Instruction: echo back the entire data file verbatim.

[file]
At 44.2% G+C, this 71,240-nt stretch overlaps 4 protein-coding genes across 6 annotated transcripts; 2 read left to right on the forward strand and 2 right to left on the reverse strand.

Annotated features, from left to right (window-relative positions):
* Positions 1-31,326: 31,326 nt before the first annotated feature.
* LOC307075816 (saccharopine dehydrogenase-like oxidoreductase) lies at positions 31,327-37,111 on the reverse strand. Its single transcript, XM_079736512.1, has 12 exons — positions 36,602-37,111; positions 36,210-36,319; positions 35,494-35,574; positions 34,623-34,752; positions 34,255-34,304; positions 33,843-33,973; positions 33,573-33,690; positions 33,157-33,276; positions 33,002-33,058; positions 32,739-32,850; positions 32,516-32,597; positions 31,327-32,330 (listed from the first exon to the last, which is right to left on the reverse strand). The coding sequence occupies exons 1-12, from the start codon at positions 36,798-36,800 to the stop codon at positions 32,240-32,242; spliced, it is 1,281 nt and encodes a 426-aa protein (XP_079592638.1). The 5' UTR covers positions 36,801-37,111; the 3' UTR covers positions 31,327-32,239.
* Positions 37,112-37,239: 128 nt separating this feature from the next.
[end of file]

At 44.2% G+C, this 71,240-nt stretch overlaps 4 protein-coding genes across 6 annotated transcripts; 2 read left to right on the forward strand and 2 right to left on the reverse strand.

Annotated features, from left to right (window-relative positions):
* Positions 1-31,326: 31,326 nt before the first annotated feature.
* LOC307075816 (saccharopine dehydrogenase-like oxidoreductase) lies at positions 31,327-37,111 on the reverse strand. Its single transcript, XM_079736512.1, has 12 exons — positions 36,602-37,111; positions 36,210-36,319; positions 35,494-35,574; positions 34,623-34,752; positions 34,255-34,304; positions 33,843-33,973; positions 33,573-33,690; positions 33,157-33,276; positions 33,002-33,058; positions 32,739-32,850; positions 32,516-32,597; positions 31,327-32,330 (listed from the first exon to the last, which is right to left on the reverse strand). The coding sequence occupies exons 1-12, from the start codon at positions 36,798-36,800 to the stop codon at positions 32,240-32,242; spliced, it is 1,281 nt and encodes a 426-aa protein (XP_079592638.1). The 5' UTR covers positions 36,801-37,111; the 3' UTR covers positions 31,327-32,239.
* Positions 37,112-37,239: 128 nt separating this feature from the next.